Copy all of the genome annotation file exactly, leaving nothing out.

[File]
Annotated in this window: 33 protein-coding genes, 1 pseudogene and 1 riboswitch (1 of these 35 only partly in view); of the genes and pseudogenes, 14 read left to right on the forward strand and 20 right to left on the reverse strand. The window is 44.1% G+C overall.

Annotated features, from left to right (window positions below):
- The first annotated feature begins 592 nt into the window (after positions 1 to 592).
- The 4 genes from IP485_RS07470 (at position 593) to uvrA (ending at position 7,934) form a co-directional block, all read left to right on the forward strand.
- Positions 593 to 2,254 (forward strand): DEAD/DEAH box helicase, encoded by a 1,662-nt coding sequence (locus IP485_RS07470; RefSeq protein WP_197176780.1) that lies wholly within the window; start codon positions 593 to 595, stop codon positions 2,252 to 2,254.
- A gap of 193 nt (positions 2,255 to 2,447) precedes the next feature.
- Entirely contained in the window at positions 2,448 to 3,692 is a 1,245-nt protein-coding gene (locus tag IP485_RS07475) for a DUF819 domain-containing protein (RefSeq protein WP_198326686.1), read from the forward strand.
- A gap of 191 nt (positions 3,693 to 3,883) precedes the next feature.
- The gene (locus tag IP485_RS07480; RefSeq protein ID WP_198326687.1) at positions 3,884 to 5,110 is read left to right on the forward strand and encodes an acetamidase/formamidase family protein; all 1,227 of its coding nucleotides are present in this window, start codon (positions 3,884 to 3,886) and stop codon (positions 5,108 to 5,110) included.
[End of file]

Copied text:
Annotated in this window: 33 protein-coding genes, 1 pseudogene and 1 riboswitch (1 of these 35 only partly in view); of the genes and pseudogenes, 14 read left to right on the forward strand and 20 right to left on the reverse strand. The window is 44.1% G+C overall.

Annotated features, from left to right (window positions below):
- The first annotated feature begins 592 nt into the window (after positions 1 to 592).
- The 4 genes from IP485_RS07470 (at position 593) to uvrA (ending at position 7,934) form a co-directional block, all read left to right on the forward strand.
- Positions 593 to 2,254 (forward strand): DEAD/DEAH box helicase, encoded by a 1,662-nt coding sequence (locus IP485_RS07470; RefSeq protein WP_197176780.1) that lies wholly within the window; start codon positions 593 to 595, stop codon positions 2,252 to 2,254.
- A gap of 193 nt (positions 2,255 to 2,447) precedes the next feature.
- Entirely contained in the window at positions 2,448 to 3,692 is a 1,245-nt protein-coding gene (locus tag IP485_RS07475) for a DUF819 domain-containing protein (RefSeq protein WP_198326686.1), read from the forward strand.
- A gap of 191 nt (positions 3,693 to 3,883) precedes the next feature.
- The gene (locus tag IP485_RS07480; RefSeq protein ID WP_198326687.1) at positions 3,884 to 5,110 is read left to right on the forward strand and encodes an acetamidase/formamidase family protein; all 1,227 of its coding nucleotides are present in this window, start codon (positions 3,884 to 3,886) and stop codon (positions 5,108 to 5,110) included.